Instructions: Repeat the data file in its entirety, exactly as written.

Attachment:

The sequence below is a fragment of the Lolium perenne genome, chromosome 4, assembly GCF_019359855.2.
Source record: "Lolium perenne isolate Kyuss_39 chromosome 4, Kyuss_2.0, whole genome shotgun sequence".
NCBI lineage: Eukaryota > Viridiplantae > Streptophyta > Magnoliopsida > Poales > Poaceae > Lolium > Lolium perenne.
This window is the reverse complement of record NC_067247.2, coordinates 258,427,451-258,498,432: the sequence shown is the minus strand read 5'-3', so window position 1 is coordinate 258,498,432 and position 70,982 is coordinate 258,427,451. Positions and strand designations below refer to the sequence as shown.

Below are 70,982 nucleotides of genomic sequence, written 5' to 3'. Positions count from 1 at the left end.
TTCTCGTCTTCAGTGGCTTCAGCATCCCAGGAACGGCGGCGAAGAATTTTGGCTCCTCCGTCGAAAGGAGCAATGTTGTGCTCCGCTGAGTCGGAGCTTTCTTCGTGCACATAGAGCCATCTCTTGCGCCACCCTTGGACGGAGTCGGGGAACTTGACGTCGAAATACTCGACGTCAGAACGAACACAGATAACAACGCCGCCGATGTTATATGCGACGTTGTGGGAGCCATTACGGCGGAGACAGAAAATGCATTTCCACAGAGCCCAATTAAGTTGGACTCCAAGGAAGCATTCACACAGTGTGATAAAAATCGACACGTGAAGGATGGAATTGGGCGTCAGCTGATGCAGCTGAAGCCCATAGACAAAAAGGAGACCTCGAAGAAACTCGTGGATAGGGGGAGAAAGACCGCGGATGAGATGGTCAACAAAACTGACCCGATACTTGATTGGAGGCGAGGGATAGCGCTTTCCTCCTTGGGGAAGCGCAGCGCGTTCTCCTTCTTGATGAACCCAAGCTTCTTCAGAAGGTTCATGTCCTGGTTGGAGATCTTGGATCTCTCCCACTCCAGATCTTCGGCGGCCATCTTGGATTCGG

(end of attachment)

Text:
The sequence below is a fragment of the Lolium perenne genome, chromosome 4, assembly GCF_019359855.2.
Source record: "Lolium perenne isolate Kyuss_39 chromosome 4, Kyuss_2.0, whole genome shotgun sequence".
NCBI lineage: Eukaryota > Viridiplantae > Streptophyta > Magnoliopsida > Poales > Poaceae > Lolium > Lolium perenne.
This window is the reverse complement of record NC_067247.2, coordinates 258,427,451-258,498,432: the sequence shown is the minus strand read 5'-3', so window position 1 is coordinate 258,498,432 and position 70,982 is coordinate 258,427,451. Positions and strand designations below refer to the sequence as shown.

Below are 70,982 nucleotides of genomic sequence, written 5' to 3'. Positions count from 1 at the left end.
TTCTCGTCTTCAGTGGCTTCAGCATCCCAGGAACGGCGGCGAAGAATTTTGGCTCCTCCGTCGAAAGGAGCAATGTTGTGCTCCGCTGAGTCGGAGCTTTCTTCGTGCACATAGAGCCATCTCTTGCGCCACCCTTGGACGGAGTCGGGGAACTTGACGTCGAAATACTCGACGTCAGAACGAACACAGATAACAACGCCGCCGATGTTATATGCGACGTTGTGGGAGCCATTACGGCGGAGACAGAAAATGCATTTCCACAGAGCCCAATTAAGTTGGACTCCAAGGAAGCATTCACACAGTGTGATAAAAATCGACACGTGAAGGATGGAATTGGGCGTCAGCTGATGCAGCTGAAGCCCATAGACAAAAAGGAGACCTCGAAGAAACTCGTGGATAGGGGGAGAAAGACCGCGGATGAGATGGTCAACAAAACTGACCCGATACTTGATTGGAGGCGAGGGATAGCGCTTTCCTCCTTGGGGAAGCGCAGCGCGTTCTCCTTCTTGATGAACCCAAGCTTCTTCAGAAGGTTCATGTCCTGGTTGGAGATCTTGGATCTCTCCCACTCCAGATCTTCGGCGGCCATCTTGGATTCGG